Gender & ICTs
“Francophone women are less likely to use the internet than Anglophone women (40.4% compared with 55.3%, respectively)" says a survey report released lately on the Womyn’s Voices website. In the spring of 2002, 50 women’s groups working in minority situations in Canada were surveyed on the use of information and communication technologies (ICTs). The project’s scope is limited, looking at Francophone women’s groups working in minority situations. Also since statistics tend to change rapidly, especially concerning ICTs, the data presented may not be an accurate account of today’s reality. It remains a valuable assessment for APC, not only for better understanding its current projects and members in francophone Africa and Canada, but also in preparing its new website in French.
In this piece published in the March edition of the Development Journal, Chat Garcia Ramilo argues strongly for a feminist agenda on technology. Drawing on the discussions at the AWID Forum, she shows how within the framework of women’s rights technology is a determining factor in women’s sexuality, representation and exploitation, and has to be seen as one more facet of violence against women. She calls on the feminist movement to engage technologies as a site of feminist political struggle. Download the article in PDF format.
What does a director of a Paraguayan women’s organisation and a rural Colombian teacher have in common? For APC member in Colombia, Colnodo, the answer is clear. It is their capacity of using information and communication technologies (ICTs) as tools to empower women. This is the reason Colnodo celebrated the Women’s Month, in March, with courses, workshops and seminars aimed at making ICT accessible to women from different regions and realities.
In between short gaps, and while waiting for the meetings – at the first APC-organised information and communication technology (ICT) policy workshop in Dhaka, Bangladesh – to start, APCNews staff writer Frederick Noronha talks to APC’s women’s programme manager ‘Chat’ Garcia Ramilo about APC WNSP’s work, priorities and initiatives. ‘Chat’ took over the APC WNSP challenge in 2004 and works on the policy work of the Women’s Networking Support Programme.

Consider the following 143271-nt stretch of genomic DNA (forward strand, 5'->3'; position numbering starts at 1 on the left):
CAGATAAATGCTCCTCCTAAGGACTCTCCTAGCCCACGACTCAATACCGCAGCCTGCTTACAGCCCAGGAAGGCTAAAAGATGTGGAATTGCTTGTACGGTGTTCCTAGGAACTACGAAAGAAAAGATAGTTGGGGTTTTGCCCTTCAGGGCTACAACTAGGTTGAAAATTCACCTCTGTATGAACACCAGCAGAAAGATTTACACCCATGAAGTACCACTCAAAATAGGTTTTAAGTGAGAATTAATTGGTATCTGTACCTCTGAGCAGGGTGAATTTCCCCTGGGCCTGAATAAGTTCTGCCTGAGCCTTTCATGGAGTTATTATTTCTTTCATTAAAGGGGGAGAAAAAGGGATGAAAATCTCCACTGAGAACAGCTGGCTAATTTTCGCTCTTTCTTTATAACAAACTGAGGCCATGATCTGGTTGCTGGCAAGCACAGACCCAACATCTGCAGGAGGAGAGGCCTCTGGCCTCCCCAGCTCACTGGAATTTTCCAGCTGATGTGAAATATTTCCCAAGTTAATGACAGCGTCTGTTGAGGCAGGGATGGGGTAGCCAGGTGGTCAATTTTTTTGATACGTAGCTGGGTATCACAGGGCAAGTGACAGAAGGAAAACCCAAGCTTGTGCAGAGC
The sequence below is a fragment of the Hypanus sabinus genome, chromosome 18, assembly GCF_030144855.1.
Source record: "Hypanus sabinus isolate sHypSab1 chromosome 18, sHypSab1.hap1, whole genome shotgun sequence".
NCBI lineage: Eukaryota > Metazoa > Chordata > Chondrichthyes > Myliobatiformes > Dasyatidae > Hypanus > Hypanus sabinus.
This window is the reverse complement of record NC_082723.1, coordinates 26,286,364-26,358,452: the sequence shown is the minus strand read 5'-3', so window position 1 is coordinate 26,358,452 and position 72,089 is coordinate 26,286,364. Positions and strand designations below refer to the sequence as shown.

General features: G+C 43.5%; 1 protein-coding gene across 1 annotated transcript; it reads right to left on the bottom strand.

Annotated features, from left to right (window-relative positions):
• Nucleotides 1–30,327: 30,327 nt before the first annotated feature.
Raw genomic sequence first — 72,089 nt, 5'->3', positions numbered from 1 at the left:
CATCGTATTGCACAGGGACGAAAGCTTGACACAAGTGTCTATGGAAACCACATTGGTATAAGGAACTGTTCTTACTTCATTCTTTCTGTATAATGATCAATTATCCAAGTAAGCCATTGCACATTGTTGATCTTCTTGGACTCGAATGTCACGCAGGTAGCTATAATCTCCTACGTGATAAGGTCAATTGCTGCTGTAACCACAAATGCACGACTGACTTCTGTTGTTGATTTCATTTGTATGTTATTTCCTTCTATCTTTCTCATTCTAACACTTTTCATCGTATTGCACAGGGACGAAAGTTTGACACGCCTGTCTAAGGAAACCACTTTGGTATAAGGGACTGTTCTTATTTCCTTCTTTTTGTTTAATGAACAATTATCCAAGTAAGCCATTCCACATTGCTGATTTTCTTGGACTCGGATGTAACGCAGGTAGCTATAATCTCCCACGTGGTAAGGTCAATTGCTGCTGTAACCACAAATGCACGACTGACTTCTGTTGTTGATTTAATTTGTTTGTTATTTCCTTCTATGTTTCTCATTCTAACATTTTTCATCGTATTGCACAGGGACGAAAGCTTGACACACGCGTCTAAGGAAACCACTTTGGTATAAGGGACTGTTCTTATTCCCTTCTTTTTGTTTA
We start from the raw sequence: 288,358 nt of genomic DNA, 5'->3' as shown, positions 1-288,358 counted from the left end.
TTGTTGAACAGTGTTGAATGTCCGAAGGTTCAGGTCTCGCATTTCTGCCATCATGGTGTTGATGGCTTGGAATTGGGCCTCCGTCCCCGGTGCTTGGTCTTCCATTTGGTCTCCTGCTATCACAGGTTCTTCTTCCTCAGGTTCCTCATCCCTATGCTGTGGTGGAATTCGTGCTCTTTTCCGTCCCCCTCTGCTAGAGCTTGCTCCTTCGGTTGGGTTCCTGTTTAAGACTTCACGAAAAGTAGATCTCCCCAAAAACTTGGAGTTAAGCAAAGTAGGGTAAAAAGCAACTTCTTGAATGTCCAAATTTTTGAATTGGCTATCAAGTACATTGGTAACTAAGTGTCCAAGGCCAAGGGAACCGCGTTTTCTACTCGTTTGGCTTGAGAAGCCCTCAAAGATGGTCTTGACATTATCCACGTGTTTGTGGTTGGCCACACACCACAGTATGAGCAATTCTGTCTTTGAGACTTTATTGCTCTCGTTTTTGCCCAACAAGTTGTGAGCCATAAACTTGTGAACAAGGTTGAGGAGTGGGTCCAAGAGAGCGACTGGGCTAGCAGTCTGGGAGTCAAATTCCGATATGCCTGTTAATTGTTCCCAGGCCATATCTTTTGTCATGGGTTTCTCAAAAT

Where the Government in Pakistan, Intellectual Property Organization, Federal Investigation Authorities and the Business Software Alliance BSA are initiating a crackdown on Software Piracy in Pakistan, there is hardly any awareness of piracy and its implications within society apart from members of the IT Industry. It is crucial to the basic Human Rights of the citizens of Pakistan that they first be provided Anti-Software Piracy Literacy and trainings on Free and Open Source Software as an alternative to pirated software. Source: APC">ICTSoftware Freedom is their basic human right in the Information Society!
Cheekay Cinco, member of APC WNSP, interviews Nancy Hafkin, woman pioneer of networking and ICTs development in Africa on her thoughts about the current gender and ICT policy environment. She reflects on the WSIS process and the recent Commission on the Status of Women, and articulates what is urgently needed to render visible the gender dimensions of ICTs at policy levels.
From April 24 to 27, the Datamation Foundation and the APC WNSP are organising a gender-evaluation methodology (GEM) training. APCNews has met Cheekay Cinco, one of the co-organisers, in Dhaka. "At the end of using GEM, one of the main outputs is an evaluation plan that incorporates gender. So, it’s not just about answering questions, but about identifying different stages in an evaluation, and where you can involve gender in those stages." Read the full interview on the APC women’s programme website.
Exactly one year after the successful introduction of GenderIT.org – the gender and information and communication technology (ICT) Policy Monitor in English – the APC WNSP now presents GenderIT en español, the Spanish counterpart of the monitor with original resources and coverage in Spanish, as well as in Portuguese.
Women from the Center for New Words this weekend have said that's what they are all about: finding new solutions for old problems, making women's words matter, wedging open spaces for women's voices to be heard. The CNW launched WAM!, Women, Action and Media three years ago as part of this effort. Audio streams of the WAM!2006 keynote speakers can soon be heard at the CNW site and are well worth listening to, if you have the bandwidth. Though all three journalists are rooted in the (diverse) reality of US media, for me their comments served as an illustration of WHY the APC Source: APC WNSP website">Women's Networking Support Programme(and so many other gender media and Source: APC">ICT advocates) insists on governments respecting Section J of the Beijing Platform of Action and not leaving media and ICTs in the hands of a small group of powerful white men.
"There is great potential for using free software in women’s organisations,” said an enthusiastic Lenka Simerska insisting that this potential “is driven by needs and growing interest in training and networking.” Simerska – one of three trainers in the Women’s Information Technology Transfer (WITT) team – commented at the end of a three-day ‘IT for women’ workshop taking place in Prague, Czech Republic on February 23 – 25 2006.